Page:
RNC May Face Messy Delegates Issue
ROBERT SIEGEL, HOST:
For all the attention that South Carolina is getting, at stake next weekend are just 25 delegates to the GOP nominating convention. Ultimately, the winning candidate will need more than 1,100. Republican Party officials have adopted new rules to try to prolong the battle for those delegates.
NPR's David Welna was at the GOP's winter meeting in New Orleans and sent us this report.
DAVID WELNA, BYLINE: It's been years since Republicans have had a long, drawn-out fight the way Democrats have had before settling on their party's presidential nominee. That's because Democrats were delegates only on a proportional basis in each state. In GOP elections, though, it's been winner take all, making it easier for a frontrunner to quickly build up an insurmountable lead. That is until this year.
The Republican National Committee has drawn up new guidelines stipulating that any state holding a contest before April 1st has to reward its delegates on a proportional basis. Adherence to that new rule or rather the failure by some states to do so proved a sore spot at the RNC's winter meeting last week in New Orleans.
BRUCE ASH: There are visitors in the room and there are press here, so if we conduct ourselves today, we need to be cognizant of that.
WELNA: That's RNC Rules Committee chairman Bruce Ash of Arizona convening a meeting to deal with rules breakers. At the top of the list is Florida, its decision to hold its primary January 31st forced Iowa, New Hampshire and South Carolina to go earlier as well. The price Florida pays for doing so is losing half its delegates. But Florida is also holding a winner-take-all primary, essentially ignoring the rule, that any contest before April 1st has to proportional.
Tennessee committeeman John Ryder rose at the rules meeting to demand additional sanctions for Florida.
JOHN RYDER: Our feeling is that, look, if we go to the state of Florida for the convention this summer, the state legislators in Florida will expect us to follow the laws of the state of Florida. When they come to our convention in Tampa, we expect them to follow the rules of the Republican National Committee for our convention. They have not followed the rules. I think they should receive the penalty.
WELNA: And so, Florida will be punished by giving its delegates to the Tampa National Convention inferior seating and housing and taking away their guest passes. Still, Florida is getting what its state legislators wanted, a potentially decisive role in the outcome of the nomination fight. Lenny Curry is Florida's Republican state chairman.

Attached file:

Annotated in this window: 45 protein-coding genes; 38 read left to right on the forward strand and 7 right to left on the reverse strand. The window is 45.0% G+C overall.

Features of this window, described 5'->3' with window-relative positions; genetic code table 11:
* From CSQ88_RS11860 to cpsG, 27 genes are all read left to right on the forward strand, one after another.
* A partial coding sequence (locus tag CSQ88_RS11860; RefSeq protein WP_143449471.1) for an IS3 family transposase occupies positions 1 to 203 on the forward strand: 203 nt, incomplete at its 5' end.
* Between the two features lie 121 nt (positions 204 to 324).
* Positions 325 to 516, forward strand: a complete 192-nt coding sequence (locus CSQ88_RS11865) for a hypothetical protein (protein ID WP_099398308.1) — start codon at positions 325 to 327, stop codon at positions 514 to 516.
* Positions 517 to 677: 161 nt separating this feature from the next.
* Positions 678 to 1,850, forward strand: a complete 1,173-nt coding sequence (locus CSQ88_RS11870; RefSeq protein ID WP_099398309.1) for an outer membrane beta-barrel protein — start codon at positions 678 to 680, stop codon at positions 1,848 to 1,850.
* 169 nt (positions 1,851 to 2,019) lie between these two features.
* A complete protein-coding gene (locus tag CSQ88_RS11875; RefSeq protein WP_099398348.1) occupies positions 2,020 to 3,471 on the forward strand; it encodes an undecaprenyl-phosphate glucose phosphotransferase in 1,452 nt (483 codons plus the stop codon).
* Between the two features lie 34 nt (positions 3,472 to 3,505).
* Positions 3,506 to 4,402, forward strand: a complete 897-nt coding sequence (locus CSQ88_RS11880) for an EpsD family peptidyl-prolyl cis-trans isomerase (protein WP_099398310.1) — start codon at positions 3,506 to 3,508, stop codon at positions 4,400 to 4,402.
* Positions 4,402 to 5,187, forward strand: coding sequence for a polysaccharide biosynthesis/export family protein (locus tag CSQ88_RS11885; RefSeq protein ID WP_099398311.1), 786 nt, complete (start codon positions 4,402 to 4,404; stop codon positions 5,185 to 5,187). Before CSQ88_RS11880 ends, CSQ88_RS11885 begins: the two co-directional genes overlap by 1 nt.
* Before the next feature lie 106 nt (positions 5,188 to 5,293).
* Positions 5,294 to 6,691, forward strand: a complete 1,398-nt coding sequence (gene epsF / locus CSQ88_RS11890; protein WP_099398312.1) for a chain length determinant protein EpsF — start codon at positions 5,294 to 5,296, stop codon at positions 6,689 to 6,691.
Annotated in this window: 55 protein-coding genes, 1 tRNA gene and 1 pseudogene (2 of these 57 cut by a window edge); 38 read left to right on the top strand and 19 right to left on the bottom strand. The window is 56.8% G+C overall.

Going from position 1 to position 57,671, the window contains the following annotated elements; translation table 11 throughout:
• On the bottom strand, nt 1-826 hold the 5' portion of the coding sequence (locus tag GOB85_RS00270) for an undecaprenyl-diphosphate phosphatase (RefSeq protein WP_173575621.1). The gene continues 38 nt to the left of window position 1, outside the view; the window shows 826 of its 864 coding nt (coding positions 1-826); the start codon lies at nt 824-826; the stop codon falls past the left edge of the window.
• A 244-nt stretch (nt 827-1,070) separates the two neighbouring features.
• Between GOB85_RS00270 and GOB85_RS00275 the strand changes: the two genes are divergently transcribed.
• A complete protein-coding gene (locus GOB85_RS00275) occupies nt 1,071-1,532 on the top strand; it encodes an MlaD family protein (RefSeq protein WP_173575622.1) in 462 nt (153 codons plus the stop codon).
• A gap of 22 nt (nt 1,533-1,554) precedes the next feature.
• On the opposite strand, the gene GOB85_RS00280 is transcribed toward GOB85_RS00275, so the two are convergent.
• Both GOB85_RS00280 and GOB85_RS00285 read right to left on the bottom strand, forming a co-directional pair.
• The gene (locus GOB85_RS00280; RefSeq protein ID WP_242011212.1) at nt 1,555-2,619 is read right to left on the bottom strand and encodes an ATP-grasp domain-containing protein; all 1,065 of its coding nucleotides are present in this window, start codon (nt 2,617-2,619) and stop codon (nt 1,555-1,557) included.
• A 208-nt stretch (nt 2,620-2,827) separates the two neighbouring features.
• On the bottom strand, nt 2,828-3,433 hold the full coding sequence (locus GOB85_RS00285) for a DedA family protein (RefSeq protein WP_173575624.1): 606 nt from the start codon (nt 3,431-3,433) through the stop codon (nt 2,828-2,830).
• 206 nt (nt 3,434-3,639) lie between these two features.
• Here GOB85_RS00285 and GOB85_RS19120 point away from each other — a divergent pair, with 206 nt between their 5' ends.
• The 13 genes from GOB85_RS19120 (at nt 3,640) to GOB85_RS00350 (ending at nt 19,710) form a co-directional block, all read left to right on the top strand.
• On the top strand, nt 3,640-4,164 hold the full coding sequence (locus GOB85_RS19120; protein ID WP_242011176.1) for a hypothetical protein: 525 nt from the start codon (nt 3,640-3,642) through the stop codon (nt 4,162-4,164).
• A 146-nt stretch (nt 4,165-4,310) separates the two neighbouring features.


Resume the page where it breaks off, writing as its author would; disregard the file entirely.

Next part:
LENNY CURRY: I see the winner of Florida ultimately likely becoming our nominee.
WELNA: And if Mitt Romney comes out on top in South Carolina and then prevails in Florida, Romney's supporter and Michigan committeeman Saul Anuzis says that could be the turning point.
SAUL ANUZIS: I think most people will see it as being pretty much over. He won't have the delegates, but the momentum and the, you know, infrastructure that is out there will basically have moved forward to the point of deciding he's our nominee.
WELNA: But others at the RNC winter meeting said it's too soon to say whether Florida will amount to a coronation. Ryan Call is the state GOP chairman for Colorado which holds its caucuses the week after Florida's contest.
RYAN CALL: Even after Florida, only 5 percent of the delegates will have been awarded or allocated. And certainly, while this is often a game of momentum, it's also a long process where the candidates need to win the confidence of voters throughout the country.
WELNA: And New York State GOP chairman Ed Cox pointed out that 11 states are holding their nominating contests the first Tuesday in March.
EDWARD COX: And all those Super Tuesday states which pour 135 out of the 1,140 that you need in order to get the nomination, all those are proportional. So, there may be an incentive for - regardless of what happens in South Carolina - for people to go on to stay in it and to see what happens.
WELNA: Because building up a decisive lead this year will be harder than ever for a GOP frontrunner. Some party officials say Republicans could end up with what Democrats had four years ago, a contest lasting until the final primary in June.
David Welna, NPR News, New Orleans.
NPR transcripts are created on a rush deadline by a contractor for NPR, and accuracy and availability may vary. This text may not be in its final form and may be updated or revised in the future. Please be aware that the authoritative record of NPR’s programming is the audio.